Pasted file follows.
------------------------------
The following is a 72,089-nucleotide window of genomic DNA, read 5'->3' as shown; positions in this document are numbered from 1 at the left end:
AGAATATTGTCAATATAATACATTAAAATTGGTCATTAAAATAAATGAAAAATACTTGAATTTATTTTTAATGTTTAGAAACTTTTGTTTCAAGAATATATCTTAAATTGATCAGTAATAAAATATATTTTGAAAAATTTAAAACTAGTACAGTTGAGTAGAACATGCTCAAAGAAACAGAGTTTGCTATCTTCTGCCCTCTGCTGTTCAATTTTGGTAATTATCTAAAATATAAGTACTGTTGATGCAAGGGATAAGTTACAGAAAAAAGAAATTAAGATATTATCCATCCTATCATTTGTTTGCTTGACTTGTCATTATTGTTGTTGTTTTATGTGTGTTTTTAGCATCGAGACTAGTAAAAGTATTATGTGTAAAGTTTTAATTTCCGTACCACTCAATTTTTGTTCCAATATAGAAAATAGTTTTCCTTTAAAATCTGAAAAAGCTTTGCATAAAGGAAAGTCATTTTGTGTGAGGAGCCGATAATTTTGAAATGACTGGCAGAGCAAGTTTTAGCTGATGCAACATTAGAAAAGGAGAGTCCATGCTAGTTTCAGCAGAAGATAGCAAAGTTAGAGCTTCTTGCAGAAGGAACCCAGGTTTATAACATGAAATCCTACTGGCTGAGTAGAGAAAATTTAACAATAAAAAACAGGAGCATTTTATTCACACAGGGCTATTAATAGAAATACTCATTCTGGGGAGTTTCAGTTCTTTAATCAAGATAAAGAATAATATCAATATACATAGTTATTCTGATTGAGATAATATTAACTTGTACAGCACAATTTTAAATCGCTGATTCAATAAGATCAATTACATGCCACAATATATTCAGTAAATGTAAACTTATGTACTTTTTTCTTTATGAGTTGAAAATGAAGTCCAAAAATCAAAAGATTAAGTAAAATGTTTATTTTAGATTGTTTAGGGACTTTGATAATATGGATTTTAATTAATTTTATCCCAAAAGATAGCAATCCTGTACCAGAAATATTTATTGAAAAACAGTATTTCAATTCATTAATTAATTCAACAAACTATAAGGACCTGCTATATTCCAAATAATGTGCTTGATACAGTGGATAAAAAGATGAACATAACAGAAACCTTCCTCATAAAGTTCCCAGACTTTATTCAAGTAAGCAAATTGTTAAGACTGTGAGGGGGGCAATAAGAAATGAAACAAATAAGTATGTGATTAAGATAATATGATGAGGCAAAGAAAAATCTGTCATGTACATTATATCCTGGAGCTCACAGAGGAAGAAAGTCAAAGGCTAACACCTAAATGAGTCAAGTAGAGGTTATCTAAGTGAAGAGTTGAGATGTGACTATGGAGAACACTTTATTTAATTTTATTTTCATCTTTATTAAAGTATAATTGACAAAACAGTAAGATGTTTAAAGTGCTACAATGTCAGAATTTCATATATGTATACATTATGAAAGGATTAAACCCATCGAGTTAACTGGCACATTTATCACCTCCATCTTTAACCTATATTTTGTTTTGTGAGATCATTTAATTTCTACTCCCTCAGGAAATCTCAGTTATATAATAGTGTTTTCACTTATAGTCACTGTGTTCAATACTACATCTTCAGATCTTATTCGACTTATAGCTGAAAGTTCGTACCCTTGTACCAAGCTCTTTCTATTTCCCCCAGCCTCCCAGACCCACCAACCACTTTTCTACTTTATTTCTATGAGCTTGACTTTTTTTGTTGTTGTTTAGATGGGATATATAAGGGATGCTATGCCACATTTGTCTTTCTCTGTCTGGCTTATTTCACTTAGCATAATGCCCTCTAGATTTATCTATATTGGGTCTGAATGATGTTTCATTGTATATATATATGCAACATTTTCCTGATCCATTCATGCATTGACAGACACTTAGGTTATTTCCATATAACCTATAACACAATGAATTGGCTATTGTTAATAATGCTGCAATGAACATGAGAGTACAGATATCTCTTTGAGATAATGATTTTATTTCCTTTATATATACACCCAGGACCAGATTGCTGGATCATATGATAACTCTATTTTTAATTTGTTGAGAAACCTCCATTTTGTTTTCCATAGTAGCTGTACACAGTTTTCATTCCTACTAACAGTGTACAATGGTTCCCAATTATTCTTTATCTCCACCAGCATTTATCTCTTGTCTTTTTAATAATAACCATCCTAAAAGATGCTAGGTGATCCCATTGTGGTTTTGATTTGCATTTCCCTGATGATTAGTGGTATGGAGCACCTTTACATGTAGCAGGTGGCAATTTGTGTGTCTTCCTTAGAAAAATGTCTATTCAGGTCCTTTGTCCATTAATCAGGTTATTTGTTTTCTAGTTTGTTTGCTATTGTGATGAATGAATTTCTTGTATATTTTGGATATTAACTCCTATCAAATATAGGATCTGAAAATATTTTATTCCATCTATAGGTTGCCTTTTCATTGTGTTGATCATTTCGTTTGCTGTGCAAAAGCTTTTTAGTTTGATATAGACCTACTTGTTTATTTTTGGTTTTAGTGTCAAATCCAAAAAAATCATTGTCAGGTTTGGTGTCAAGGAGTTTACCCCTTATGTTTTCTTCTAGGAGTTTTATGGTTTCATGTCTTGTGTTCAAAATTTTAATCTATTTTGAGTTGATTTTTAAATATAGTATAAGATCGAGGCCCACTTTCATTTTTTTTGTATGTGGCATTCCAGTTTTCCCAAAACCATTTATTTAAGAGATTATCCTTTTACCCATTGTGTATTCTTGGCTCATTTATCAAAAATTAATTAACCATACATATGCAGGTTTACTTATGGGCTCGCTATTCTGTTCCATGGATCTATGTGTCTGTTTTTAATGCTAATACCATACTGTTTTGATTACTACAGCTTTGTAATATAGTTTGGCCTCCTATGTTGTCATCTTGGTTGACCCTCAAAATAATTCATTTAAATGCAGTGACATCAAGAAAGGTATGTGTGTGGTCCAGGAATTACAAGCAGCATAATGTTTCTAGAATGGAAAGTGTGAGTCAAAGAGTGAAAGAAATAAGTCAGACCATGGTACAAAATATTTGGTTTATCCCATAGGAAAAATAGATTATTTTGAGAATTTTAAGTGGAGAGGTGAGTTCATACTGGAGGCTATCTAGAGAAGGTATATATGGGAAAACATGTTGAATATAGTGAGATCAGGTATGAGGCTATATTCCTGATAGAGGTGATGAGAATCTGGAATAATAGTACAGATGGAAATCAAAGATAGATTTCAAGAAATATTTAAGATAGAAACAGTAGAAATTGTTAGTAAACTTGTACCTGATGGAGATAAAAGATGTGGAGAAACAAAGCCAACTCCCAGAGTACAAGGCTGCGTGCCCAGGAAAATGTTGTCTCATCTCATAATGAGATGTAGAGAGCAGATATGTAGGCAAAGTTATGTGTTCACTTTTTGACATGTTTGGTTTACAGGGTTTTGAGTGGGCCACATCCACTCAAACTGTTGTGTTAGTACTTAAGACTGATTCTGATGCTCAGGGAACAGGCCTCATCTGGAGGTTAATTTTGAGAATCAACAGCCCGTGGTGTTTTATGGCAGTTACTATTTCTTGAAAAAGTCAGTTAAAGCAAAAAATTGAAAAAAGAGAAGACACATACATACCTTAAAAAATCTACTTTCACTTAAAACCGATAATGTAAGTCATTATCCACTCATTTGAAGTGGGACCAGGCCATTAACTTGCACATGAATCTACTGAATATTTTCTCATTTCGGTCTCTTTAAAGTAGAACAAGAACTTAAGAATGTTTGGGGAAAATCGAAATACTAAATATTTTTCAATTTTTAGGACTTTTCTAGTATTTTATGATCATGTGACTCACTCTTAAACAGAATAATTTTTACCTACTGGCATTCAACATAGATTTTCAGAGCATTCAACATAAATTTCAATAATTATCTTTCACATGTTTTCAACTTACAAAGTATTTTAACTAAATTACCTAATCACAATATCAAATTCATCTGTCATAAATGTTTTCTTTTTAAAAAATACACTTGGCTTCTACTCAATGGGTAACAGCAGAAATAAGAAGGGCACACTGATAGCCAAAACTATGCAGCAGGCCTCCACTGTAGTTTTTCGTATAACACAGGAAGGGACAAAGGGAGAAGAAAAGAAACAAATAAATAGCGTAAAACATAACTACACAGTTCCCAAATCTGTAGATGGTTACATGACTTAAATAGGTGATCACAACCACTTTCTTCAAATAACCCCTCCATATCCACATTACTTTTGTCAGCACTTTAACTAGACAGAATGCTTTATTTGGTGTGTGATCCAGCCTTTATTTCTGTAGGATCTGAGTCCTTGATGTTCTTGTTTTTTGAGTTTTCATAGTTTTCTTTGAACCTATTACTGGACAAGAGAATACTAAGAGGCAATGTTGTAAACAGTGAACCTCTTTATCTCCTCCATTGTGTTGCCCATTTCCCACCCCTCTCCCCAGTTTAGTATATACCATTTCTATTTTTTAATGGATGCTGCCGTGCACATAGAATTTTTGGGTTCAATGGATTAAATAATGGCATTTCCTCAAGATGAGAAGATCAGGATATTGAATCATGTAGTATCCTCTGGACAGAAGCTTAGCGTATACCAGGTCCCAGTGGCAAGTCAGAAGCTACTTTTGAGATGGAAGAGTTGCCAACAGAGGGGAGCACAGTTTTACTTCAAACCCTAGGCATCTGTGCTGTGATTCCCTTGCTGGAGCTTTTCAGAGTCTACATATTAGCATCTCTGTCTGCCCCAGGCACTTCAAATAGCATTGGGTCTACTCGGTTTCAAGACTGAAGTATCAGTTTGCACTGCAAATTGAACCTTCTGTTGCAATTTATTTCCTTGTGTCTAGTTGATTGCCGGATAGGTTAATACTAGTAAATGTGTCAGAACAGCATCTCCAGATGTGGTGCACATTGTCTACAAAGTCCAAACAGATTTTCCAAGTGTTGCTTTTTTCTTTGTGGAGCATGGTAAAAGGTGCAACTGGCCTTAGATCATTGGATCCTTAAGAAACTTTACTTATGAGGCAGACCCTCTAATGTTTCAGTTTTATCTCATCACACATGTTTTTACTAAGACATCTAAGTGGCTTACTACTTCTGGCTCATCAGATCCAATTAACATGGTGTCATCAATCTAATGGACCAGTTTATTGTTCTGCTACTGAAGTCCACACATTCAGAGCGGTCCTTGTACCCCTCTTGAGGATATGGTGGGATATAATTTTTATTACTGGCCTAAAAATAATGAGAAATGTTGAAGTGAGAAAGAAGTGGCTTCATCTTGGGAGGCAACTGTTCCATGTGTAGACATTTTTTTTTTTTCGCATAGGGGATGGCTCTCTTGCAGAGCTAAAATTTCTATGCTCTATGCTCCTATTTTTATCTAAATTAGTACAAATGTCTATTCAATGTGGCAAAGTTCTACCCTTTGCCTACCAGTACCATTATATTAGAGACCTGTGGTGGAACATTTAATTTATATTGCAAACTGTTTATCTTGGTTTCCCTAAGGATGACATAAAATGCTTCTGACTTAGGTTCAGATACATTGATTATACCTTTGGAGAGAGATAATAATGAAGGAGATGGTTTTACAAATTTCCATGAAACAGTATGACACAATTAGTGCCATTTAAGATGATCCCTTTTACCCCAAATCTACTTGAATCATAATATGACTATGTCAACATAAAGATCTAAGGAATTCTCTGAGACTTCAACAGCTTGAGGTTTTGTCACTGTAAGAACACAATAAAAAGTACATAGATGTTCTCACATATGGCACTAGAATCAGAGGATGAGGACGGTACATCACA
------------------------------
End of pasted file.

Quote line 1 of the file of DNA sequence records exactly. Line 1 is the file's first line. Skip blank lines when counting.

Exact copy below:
The following is a 72,089-nucleotide window of genomic DNA, read 5'->3' as shown; positions in this document are numbered from 1 at the left end: